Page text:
102 STAT. 2898 PUBLIC LAW 100-576—OCT. 31, 1988 (5) declares its willingness to work with the President to provide generous levels of emergency humanitarian assistance to the people of Bangladesh; (6) declares its willingness to work with the Government of Bangladesh and with private and voluntary organizations to ensure that emergency assistance quickly reaches those most in need; and (7) declares its willingness to work with the international community to seek the means to prevent a recurrence of such natural disasters, and urges the President to promote a regional solution designed to prevent a recurrence of such natural disasters. SEC. 4. EMERGENCY ASSISTANCE FOR BANGLADESH. (a) USE OF FOOD FOR DEVELOPMENT LOCAL CURRENCIES FOR DISAS- TER ASSISTANCE.—(1) Section 301 of the Agricultural Trade Develop- 7 u s e 1727. ment and Assistance Act of 1954 is amended by adding at the end the following: Rural areas. "(c) In the event of a serious natural disaster in a country Urban areas. participating in a Food for Development Program, funds accruing from the sale of commodities made available under this title may be used, with the approval of the United States Government, for disaster relief, rehabilitation, and reconstruction assistance in any rural or urban area of that country adversely affected by the Health and disaster. Such assistance may include (but is not limited to) medical care. food, medicine and medical supplies, shelter, and in-country transportation.". 7 u s e 1727 note. (2) Food for Development agreements entered into under title III of that Act before the date of enactment of this Act may be amended in order to implement the amendment made by paragraph (1). 7 u s e 1727 note. (3) Pending amendment pursuant to paragraph (2) of Food for Development agreements with the Government of Bangladesh, the use of funds accruing under those agreements, with the approval of the United States Government, for flood-related disaster assistance authorized by the amendment made by paragraph (1) shall be deemed to be consistent with the applicable agreement. (b) ADDITIONAL FUNDS FOR DISASTER ASSISTANCE FOR BAN- GLADESH.—It is the sense of the Congress that, in order to provide additional resources for disaster assistance for the victims of the 1988 floods in Bangladesh, not less than $100,000,000 of the local currencies generated under Food for Development agreements with the Government of Bangladesh should be used for the disaster relief, rehabilitation, and reconstruction assistance purposes authorized by the amendment made by subsection (a)(1). (c) REGULAR ASSISTANCE PROGRAMS TO B E MAINTAINED.—Disaster assistance provided for Bangladesh by the United States because of the 1988 floods should be in addition to the regularly programmed assistance for that country for fiscal year 1989 under chapter 1 of part I of the Foreign Assistance Act of 1961 (relating to development assistance) and titles I, II, and III of the Agriculture Trade Develop- ment and Assistance Act of 1954 (relating to food assistance); and the level of such regularly programmed assistance should not be reduced because of such disaster assistance. (d) EXTENSION OF PERIOD FOR U S E OF FOOD FOR DEVELOPMENT LOCAL CURRENCIES.—It is the sense of the Congress that the period, during which funds accruing under Food for Development agree-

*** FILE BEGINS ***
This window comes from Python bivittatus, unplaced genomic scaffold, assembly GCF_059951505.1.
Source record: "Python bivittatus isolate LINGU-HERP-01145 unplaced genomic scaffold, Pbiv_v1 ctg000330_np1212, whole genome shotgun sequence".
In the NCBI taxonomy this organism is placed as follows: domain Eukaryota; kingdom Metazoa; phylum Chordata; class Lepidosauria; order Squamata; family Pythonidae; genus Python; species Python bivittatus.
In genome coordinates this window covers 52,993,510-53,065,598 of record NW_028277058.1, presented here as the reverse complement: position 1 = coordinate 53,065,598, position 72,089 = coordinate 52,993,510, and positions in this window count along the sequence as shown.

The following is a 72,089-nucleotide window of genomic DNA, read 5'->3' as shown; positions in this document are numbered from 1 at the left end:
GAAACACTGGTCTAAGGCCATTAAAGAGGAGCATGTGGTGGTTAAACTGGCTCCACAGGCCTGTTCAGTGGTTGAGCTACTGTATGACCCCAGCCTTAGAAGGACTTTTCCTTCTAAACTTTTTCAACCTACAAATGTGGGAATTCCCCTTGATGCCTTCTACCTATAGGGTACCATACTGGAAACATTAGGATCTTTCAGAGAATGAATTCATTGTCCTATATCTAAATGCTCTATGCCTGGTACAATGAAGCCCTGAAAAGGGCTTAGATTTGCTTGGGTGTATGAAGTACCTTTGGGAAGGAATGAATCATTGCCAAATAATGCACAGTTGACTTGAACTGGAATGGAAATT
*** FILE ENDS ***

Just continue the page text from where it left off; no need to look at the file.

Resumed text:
PUBLIC LAW 100-576—OCT. 31, 1988 102 STAT. 2899 merits with the Government of Bangladesh must be used, should be extended from September 30, 1989, to at least September 30, 1990. SEC. 5. REPORT TO CONGRESS. (a) IN GENERAL.—Not later than 6 months after the date of President of U.S. enactment of this Act, the President shall submit to the Congress a report on efforts by the international community and the govern- ments of the region to develop regional programs for the Ganges basin and the Brahmaputra basin that are designed— (1) to ensure an equitable and predictable supply of water in the dry season; and (2) to promote better flood control mechanisms to mitigate in the mid-term, and prevent in the long-term, floods as severe as the 1988 floods in Bangladesh. (b) SPECIFIC REQUIREMENTS.—The report required by subsection (a)- (1) shall describe what efforts have been made by inter- national organizations and other international institutions, by bilateral and multilateral assistance donors, and by countries in the region, to achieve the objectives set forth in subsection (a); (2) shall describe the feasibility studies, planning studies, or actual projects that are in preparation or have been completed to achieve those objectives; (3) shall analyze the potential costs, the technology obstacles (such as those presented by the earthquakes to which the region is prone), and the political problems that stand in the way of effective flood control in the Ganges basin and the Brahma- putra basin; (4) shall describe the environmental causes of the flood, particularly deforestation and soil erosion; and (5) shall describe the efforts made, and the efforts proposed to be made, by the President to promote a regional approach to achieving the objectives set forth in subsection (a). SEC. 6. OFFICE OF TECHNOLOGY ASSESSMENT. It is the sense of the Congress that the Office of Technology Assessment— (1) should cooperate in the effort described in section 5; and (2) in particular, should provide to the Department of State and the Congress— (A) a synopsis of all current studies and reports— (i) on flood control in the Ganges basin and the Brahmaputra basin, or (ii) on state-of-the-art technology available for the construction and maintenance of flood control projects, and
102 STAT. 2900 PUBLIC LAW 100-576—OCT. 31, 1988 (B) any cost benefit analysis of efforts to improve water availability in the dry season and to mitigate or prevent severe flooding. Approved October 31, 1988. LEGISLATIVE HISTORY—H.R. 5389: CONGRESSIONAL RECORD, Vol. 134 (1988): Oct. 4, 6, considered and passed House. Oct. 14, considered and passed Senate.